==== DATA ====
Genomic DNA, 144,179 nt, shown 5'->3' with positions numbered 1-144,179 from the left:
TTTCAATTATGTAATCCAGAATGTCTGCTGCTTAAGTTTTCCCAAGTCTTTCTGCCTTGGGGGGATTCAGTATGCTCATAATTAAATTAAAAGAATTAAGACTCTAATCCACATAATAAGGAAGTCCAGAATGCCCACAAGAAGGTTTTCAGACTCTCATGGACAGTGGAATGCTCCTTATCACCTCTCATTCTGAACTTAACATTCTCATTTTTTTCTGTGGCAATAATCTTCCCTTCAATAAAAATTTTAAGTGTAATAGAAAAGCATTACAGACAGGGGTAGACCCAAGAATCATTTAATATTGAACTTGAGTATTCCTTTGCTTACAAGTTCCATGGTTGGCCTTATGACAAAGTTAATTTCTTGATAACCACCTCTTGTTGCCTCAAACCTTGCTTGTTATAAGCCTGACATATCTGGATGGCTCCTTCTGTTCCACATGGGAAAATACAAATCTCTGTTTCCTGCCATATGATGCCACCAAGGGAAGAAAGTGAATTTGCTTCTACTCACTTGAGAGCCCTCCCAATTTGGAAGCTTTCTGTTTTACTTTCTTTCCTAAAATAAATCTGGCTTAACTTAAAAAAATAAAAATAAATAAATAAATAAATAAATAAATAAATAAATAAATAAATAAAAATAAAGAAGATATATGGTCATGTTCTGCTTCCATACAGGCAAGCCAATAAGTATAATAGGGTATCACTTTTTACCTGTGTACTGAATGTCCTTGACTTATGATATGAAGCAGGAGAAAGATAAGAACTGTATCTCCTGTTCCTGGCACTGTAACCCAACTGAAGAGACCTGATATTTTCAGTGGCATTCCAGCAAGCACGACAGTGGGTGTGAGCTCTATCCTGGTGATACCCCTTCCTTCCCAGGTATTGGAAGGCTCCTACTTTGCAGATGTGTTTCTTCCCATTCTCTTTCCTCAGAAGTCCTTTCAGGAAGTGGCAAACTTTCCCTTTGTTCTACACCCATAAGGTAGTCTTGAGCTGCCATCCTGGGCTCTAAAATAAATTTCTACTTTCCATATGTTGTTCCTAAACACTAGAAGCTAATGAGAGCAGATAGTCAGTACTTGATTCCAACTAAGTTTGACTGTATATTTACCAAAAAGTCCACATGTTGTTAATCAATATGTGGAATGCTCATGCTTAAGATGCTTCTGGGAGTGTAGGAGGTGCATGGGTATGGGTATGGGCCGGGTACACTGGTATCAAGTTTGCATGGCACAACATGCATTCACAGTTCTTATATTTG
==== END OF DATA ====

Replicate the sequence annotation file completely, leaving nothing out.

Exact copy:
Genomic DNA, 144,179 nt, shown 5'->3' with positions numbered 1-144,179 from the left:
TTTCAATTATGTAATCCAGAATGTCTGCTGCTTAAGTTTTCCCAAGTCTTTCTGCCTTGGGGGGATTCAGTATGCTCATAATTAAATTAAAAGAATTAAGACTCTAATCCACATAATAAGGAAGTCCAGAATGCCCACAAGAAGGTTTTCAGACTCTCATGGACAGTGGAATGCTCCTTATCACCTCTCATTCTGAACTTAACATTCTCATTTTTTTCTGTGGCAATAATCTTCCCTTCAATAAAAATTTTAAGTGTAATAGAAAAGCATTACAGACAGGGGTAGACCCAAGAATCATTTAATATTGAACTTGAGTATTCCTTTGCTTACAAGTTCCATGGTTGGCCTTATGACAAAGTTAATTTCTTGATAACCACCTCTTGTTGCCTCAAACCTTGCTTGTTATAAGCCTGACATATCTGGATGGCTCCTTCTGTTCCACATGGGAAAATACAAATCTCTGTTTCCTGCCATATGATGCCACCAAGGGAAGAAAGTGAATTTGCTTCTACTCACTTGAGAGCCCTCCCAATTTGGAAGCTTTCTGTTTTACTTTCTTTCCTAAAATAAATCTGGCTTAACTTAAAAAAATAAAAATAAATAAATAAATAAATAAATAAATAAATAAATAAATAAATAAAAATAAAGAAGATATATGGTCATGTTCTGCTTCCATACAGGCAAGCCAATAAGTATAATAGGGTATCACTTTTTACCTGTGTACTGAATGTCCTTGACTTATGATATGAAGCAGGAGAAAGATAAGAACTGTATCTCCTGTTCCTGGCACTGTAACCCAACTGAAGAGACCTGATATTTTCAGTGGCATTCCAGCAAGCACGACAGTGGGTGTGAGCTCTATCCTGGTGATACCCCTTCCTTCCCAGGTATTGGAAGGCTCCTACTTTGCAGATGTGTTTCTTCCCATTCTCTTTCCTCAGAAGTCCTTTCAGGAAGTGGCAAACTTTCCCTTTGTTCTACACCCATAAGGTAGTCTTGAGCTGCCATCCTGGGCTCTAAAATAAATTTCTACTTTCCATATGTTGTTCCTAAACACTAGAAGCTAATGAGAGCAGATAGTCAGTACTTGATTCCAACTAAGTTTGACTGTATATTTACCAAAAAGTCCACATGTTGTTAATCAATATGTGGAATGCTCATGCTTAAGATGCTTCTGGGAGTGTAGGAGGTGCATGGGTATGGGTATGGGCCGGGTACACTGGTATCAAGTTTGCATGGCACAACATGCATTCACAGTTCTTATATTTG